On Monday, February 23, 2015, I had the pleasure of talking with host Frances Harry about the lives of Blessed Louis and Zelie Martin, the parents of St. Therese, on the radio show "Carmelite Conversations." Among the topics we explored:
Why are people drawn to Louis and Zelie Martin today?
What can we learn from them?
What were they like as spouses, parents, business owners?
Blessed Louis and Zelie Martin have been chosen as "Married Saints of the Month" by "For Your Marriage," an initiative of the United States Conference of Catholic Bishops, in February 2015. The reflection remarks that "Louis and Zelie Martin show how a marriage not only benefits the couple, but their children, the Church and society."
The traveling reliquary of blessed louis and zelie martin exposed for veneraton in the church of st. mary major in rome during the first session of the synod on the family in October 2014. it is a smaller replica of their chief reliquary, which may be visited in the crypt of the basilica at lisieux which is dedicated to their youngest daughter, st. therese.
This May, to focus our prayers in the lead-up to the Synod, I have invited to the Diocese the relics of Blessed Louis and Blessed Zélie Martin, one of the first married couples ever to be beatified. Blessed Louis and Blessed Zélie are the parents of St. Thérèse of Lisieux. The two-day programme will begin on Wednesday 20th May with a Liturgy of Reception in Southampton atSt. Theresa’s, Totton, before a day of veneration at the Cathedral in Portsmouth. The visitation will conclude with Mass at Christ the King, Reading, on Friday 22nd for those in the north of the Diocese. May the prayers of this saintly married couple, along with those of Joseph the Just and Mary the Virgin, renew us with the joy of the Gospel.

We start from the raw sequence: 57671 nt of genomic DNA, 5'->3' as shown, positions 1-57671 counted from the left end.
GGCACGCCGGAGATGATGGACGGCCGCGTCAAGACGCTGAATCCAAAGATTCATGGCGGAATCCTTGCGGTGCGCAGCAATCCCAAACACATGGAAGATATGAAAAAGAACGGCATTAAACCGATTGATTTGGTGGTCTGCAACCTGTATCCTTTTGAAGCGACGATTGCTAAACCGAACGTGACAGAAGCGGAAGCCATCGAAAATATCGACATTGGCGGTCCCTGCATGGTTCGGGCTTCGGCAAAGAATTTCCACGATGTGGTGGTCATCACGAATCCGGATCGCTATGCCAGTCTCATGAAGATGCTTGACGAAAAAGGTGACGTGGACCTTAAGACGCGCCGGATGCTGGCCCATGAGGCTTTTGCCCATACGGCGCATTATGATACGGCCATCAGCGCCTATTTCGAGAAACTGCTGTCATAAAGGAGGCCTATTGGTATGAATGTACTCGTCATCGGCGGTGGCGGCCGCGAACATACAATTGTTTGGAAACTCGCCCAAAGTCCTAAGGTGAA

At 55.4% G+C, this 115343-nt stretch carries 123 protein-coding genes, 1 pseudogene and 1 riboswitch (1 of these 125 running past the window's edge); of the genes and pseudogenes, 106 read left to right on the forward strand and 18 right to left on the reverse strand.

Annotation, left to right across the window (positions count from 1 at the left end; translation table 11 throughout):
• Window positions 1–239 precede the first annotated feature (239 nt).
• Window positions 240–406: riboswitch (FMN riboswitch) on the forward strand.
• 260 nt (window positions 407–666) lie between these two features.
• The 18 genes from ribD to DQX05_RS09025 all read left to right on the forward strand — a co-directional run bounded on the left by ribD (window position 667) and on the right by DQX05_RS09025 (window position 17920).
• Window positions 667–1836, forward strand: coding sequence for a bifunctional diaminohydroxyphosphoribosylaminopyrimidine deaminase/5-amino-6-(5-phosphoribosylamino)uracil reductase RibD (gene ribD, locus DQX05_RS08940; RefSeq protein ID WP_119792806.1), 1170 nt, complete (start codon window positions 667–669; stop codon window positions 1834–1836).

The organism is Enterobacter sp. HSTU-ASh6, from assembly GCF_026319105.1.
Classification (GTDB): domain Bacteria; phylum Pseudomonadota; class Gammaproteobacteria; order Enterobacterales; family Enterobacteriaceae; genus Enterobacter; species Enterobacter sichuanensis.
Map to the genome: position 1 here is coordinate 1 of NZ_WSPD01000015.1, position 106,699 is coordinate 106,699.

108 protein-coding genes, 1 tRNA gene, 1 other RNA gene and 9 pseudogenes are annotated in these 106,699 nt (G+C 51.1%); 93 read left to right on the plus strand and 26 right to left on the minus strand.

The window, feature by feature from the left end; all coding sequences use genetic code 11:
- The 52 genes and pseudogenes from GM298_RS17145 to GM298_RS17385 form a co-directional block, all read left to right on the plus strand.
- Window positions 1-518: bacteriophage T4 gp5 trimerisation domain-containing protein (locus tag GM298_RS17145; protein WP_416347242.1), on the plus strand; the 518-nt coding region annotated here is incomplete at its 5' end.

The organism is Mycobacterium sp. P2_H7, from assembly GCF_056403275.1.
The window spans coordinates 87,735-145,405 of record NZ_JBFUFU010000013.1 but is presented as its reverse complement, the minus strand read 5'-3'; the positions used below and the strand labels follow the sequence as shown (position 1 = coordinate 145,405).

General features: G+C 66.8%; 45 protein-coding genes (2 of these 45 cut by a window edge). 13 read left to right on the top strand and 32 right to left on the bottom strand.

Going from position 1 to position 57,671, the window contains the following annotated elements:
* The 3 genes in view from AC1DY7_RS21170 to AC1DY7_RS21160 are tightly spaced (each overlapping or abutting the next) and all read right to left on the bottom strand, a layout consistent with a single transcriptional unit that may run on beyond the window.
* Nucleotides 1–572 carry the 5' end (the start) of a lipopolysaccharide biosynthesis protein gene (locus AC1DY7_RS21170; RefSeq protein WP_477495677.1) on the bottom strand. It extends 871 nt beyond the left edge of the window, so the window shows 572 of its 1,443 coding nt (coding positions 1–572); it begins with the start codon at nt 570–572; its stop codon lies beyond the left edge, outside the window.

This saintly married couple is a great model for all married couples. I hope their prayers will help us reflect on the joy of marriage and the family and enable us to praise God anew during this year between the two Synods.
The reliquary of Blessed Louis and Zelie Martin will also be venerated in the Diocese of Plymouth in May. Details for the diocese of Plymouth have not been announced. The Web site of the Shrine at Lisieux, however, states that the relics of Blessed Louis and Zelie will be in Great Britain from May 15 to May 23, so it is likely that the relics might be in Plymouth from May 15 to May 19, as they arrive in the Diocese of Portsmouth on May 20.
In June the relics of the Martin spouses will be venerated in the diocese of Evreux, in France, where Louis Martin died on July 29, 1894 at La Musse, the country estate inherited by his wife’s brother and sister-in-law, Isidore and Celine Guerin. From July 1 to September 30, 2015, the relics will be venerated in Madagascar. Next year they will be venerated in Poland, in Cracow. Since 2010 the "traveling reliquary" of the Martin spouses has made many pilgrimages to different parts of France and Italy and to Belgium.
In 2009 the relics of St. Therese made their first pilgrimage to Great Britain. The visit was a powerful experience of prayer which had a profound influence on the country, and the relics were venerated by record-breaking crowds.
The relics of Blessed Louis and Zelie Martin are especially linked with the Synod on the Family. Throughout the first session of the Synod on the Family in October 2014, they were venerated in the Basilica of St. Mary Major in Rome. See a rare video interview in English about the cause of Louis and Zelie Martin with Fr. Antonio Sangalli, the vice-postulator (the advocate appointed by the Church for their cause). See photos of the reliquary of Blessed Louis and Zelie Martin, together with the reliquary of St. Therese, exposed for veneration in the Church of Saint Mary Major in Rome during the first session of the synod on the family in October 2014.